Late onset autism does not exist. Part of the diagnostic criteria for autism is that the symptoms are present prior to 36 months. How can there be a late onset variation that appears 12 months earlier? I suspect that Holford is referring to regressive autism, a term used to describes the condition in those children who appear to be developing normally but then regress or fail to meet subsequent developmental milestones. Analysis of family videotapes has shown that this is a real phenomenon. But many of the children who regress into autism show signs of atypical development prior to regression and expert diagnosticians can spot subtle signs, indicative of autism, in these children that parents and non-specialist clinicians often miss.
Holford would like us to believe that regression is caused by factors like the child’s diet, environmental pollution or vaccinations. The fact is that regressive conditions can be genetic. We even know which gene is responsible in Rett Syndrome, a regressive form of autism found almost exclusively in girls.
Patrick Holford on the causes of Autism
As with many conditions there is debate as to whether autism is inherited or caused by something like diet or environment.
Actually there is no debate. The consensus is that autism is genetic. Lots of factors affect gene expression, including other genes. Environmental factors that begin in the womb and continue after birth also play a part. What we have is a complex interaction of the organism and its environment that defies simple either or explanations. Holford is trying to revive the old genes versus enviroment dichotomy which no self respecting biologist would countenance today.
Parents and siblings of autistic children are far more likely to suffer from milk or gluten allergy, have digestive disorders such as irritable bowel syndrome, high cholesterol, night blindness, light sensitivity, thyroid problems and cancer. Being breastfed also increases the risk.
This is nonsense, and badly written to boot. Does the final sentence refer to risk of disorders in parents and siblings or the risk of autism? Whatever happened to “Breast is Best”?
At first glance, once might suspect that autistic children may inherit certain imbalances. However an alternative explanation might be that other family members eat the same food and may be lacking the same nutrients and there is growing evidence that some of the nutritional approaches used to help correct dyslexia, dyspraxia and ADHD can make a significant difference to the autistic child.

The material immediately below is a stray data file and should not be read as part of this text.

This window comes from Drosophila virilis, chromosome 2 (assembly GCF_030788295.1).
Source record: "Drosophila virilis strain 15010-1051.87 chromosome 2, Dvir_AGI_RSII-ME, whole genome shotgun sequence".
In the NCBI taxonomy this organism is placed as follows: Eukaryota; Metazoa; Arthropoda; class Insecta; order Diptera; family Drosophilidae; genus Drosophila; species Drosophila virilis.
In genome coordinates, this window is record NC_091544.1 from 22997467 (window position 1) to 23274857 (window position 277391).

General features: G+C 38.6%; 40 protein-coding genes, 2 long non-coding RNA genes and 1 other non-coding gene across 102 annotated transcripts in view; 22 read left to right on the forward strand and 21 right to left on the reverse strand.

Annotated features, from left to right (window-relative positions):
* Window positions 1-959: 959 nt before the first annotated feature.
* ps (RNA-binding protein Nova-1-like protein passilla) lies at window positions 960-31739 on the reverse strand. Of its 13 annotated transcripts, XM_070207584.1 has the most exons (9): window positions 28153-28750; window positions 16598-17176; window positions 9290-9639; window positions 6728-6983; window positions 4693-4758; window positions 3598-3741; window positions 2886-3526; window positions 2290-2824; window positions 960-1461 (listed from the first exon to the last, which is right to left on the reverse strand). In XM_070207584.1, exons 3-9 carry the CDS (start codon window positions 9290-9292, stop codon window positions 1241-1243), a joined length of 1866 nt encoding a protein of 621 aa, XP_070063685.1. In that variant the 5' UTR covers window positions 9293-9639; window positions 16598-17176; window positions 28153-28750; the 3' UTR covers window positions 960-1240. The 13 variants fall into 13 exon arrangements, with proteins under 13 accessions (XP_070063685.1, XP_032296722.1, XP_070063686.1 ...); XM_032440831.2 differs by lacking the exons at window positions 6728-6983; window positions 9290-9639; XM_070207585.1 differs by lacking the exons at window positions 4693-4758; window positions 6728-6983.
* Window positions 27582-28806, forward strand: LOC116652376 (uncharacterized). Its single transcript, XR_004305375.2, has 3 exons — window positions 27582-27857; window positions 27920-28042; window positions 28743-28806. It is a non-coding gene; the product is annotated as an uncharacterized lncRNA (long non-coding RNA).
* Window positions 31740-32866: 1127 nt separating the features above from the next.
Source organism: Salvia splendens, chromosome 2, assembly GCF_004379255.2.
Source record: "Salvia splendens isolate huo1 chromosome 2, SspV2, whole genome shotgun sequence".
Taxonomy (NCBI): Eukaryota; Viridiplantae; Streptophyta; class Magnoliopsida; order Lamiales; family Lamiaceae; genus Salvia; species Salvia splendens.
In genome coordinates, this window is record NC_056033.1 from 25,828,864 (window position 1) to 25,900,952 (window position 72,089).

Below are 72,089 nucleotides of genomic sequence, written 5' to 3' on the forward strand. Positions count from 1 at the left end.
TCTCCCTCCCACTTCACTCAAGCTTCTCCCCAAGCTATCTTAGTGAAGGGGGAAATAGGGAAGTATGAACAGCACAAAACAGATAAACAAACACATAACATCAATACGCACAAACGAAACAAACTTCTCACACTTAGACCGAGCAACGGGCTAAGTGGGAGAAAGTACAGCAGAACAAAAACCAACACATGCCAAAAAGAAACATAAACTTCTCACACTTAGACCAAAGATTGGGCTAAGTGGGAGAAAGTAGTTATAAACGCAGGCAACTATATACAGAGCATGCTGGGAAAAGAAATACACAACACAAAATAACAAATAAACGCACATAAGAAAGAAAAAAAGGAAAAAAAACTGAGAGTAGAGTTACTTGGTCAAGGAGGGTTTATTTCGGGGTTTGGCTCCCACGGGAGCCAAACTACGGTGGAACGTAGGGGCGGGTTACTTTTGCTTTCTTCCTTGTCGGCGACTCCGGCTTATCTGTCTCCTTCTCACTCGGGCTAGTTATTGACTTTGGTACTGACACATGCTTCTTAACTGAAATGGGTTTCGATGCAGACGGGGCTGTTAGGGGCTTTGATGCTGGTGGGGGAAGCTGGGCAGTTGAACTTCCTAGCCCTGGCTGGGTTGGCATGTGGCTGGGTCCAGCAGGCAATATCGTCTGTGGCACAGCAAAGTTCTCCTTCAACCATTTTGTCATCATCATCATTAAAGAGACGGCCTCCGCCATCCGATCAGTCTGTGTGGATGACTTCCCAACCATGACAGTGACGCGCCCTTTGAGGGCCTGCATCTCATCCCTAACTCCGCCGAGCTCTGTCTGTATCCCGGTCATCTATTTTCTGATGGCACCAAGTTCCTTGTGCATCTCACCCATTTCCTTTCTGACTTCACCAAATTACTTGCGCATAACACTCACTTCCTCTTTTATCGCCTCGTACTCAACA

None of this is supported by the data. It is anecdotal. But there are also many anecdotes from parents about the unusual eating habits of their children. In other words, they do not eat the same food.
Recently there has been a raging debate over the danger of the MMR vaccine causing autism in children. The official line is that there’s no good evidence of such a danger.
The debate is over. Wakefield was wrong. He thought he had found measles in the gut but it was in fact human DNA not measles RNA. The exchange reported by Autism Diva at the autism omnibus proceedings suggests that he published his results knowing that there was good reason to doubt them. Wakefield ignored the doubts. Real science is built on doubt and it is real science, not the official line that has debunked Wakefield.
Patrick Holford – How to Improve the Symptoms of Autism.
Ensure that any nutrient deficiencies are addressed – Research has shown that addressing nutrient deficiencies can dramatically improve symptoms in Autistic children.
Holford is not talking about healthy eating here. There is a lucrative market in selling vitamins, mineral supplements and essential fatty acids. Holford is part of this scam.
Remove Allergens – In addition to nutrient deficiencies, the most significant contributing factor in autism appears to be undesirable foods and chemicals that often reach the brain via the bloodstream because of faulty digestion and absorption.
Actually the scientists who subscribe to this theory regard it as evidence of food intolerance, not an allergy. Allergic reactions are immediate and can range from hives to anaphylactic shock. The effects of food intolerance build up over time. Evidence for food intolerances causing autism is weak and hotly contested. But, even if his sources are mistaken, Holford could at least do them the service of reading them properly and making sure he understands them before rushing into print!
The strongest direct evidence of foods linked to autism involves wheat and dairy and the specific proteins they contain – namely gluten and casein. These are difficult to digest and can result in allergy especially if introduced too early in life.
Once more, it is intolerance not allergy. Words matter. Accuracy matters, especially in medical matters. I am reminded of the old joke.
A man walks into the doctor’s surgery and says, “I want to be castrated.” The doctor tries to dissuade him but finally agrees to do it. After the operation the doctor does his rounds and says to the man, “I am still baffled by your request. It was most unusual. Men normally come to me to be circumcised.” “Oh,” the man replies, “That was the word I was looking for!”
So, what is the right word for Holford: quack; charlatan; fake; snake oil merchant; conman; exploiter; evil, lying busturd? send your answers to firstname.lastname@example.org